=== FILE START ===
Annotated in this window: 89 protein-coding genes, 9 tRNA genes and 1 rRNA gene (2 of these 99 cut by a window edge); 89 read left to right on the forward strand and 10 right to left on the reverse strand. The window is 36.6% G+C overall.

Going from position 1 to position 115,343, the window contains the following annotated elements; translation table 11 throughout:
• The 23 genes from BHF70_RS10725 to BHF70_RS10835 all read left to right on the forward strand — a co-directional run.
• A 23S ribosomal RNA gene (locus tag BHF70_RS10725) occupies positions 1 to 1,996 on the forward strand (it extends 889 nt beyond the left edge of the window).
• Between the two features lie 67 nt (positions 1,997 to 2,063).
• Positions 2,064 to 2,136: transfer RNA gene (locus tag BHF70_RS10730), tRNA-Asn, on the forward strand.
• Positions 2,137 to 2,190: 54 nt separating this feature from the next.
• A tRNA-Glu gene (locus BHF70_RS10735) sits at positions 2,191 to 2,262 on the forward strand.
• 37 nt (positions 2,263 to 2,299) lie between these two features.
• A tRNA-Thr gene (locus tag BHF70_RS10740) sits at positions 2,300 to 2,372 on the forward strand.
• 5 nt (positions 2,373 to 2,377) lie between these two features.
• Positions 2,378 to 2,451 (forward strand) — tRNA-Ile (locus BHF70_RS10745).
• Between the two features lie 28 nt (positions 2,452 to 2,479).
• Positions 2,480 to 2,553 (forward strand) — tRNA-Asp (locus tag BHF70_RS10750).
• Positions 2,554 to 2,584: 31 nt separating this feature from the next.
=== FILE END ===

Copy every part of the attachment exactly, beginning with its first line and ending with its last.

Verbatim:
Annotated in this window: 89 protein-coding genes, 9 tRNA genes and 1 rRNA gene (2 of these 99 cut by a window edge); 89 read left to right on the forward strand and 10 right to left on the reverse strand. The window is 36.6% G+C overall.

Going from position 1 to position 115,343, the window contains the following annotated elements; translation table 11 throughout:
• The 23 genes from BHF70_RS10725 to BHF70_RS10835 all read left to right on the forward strand — a co-directional run.
• A 23S ribosomal RNA gene (locus tag BHF70_RS10725) occupies positions 1 to 1,996 on the forward strand (it extends 889 nt beyond the left edge of the window).
• Between the two features lie 67 nt (positions 1,997 to 2,063).
• Positions 2,064 to 2,136: transfer RNA gene (locus tag BHF70_RS10730), tRNA-Asn, on the forward strand.
• Positions 2,137 to 2,190: 54 nt separating this feature from the next.
• A tRNA-Glu gene (locus BHF70_RS10735) sits at positions 2,191 to 2,262 on the forward strand.
• 37 nt (positions 2,263 to 2,299) lie between these two features.
• A tRNA-Thr gene (locus tag BHF70_RS10740) sits at positions 2,300 to 2,372 on the forward strand.
• 5 nt (positions 2,373 to 2,377) lie between these two features.
• Positions 2,378 to 2,451 (forward strand) — tRNA-Ile (locus BHF70_RS10745).
• Between the two features lie 28 nt (positions 2,452 to 2,479).
• Positions 2,480 to 2,553 (forward strand) — tRNA-Asp (locus tag BHF70_RS10750).
• Positions 2,554 to 2,584: 31 nt separating this feature from the next.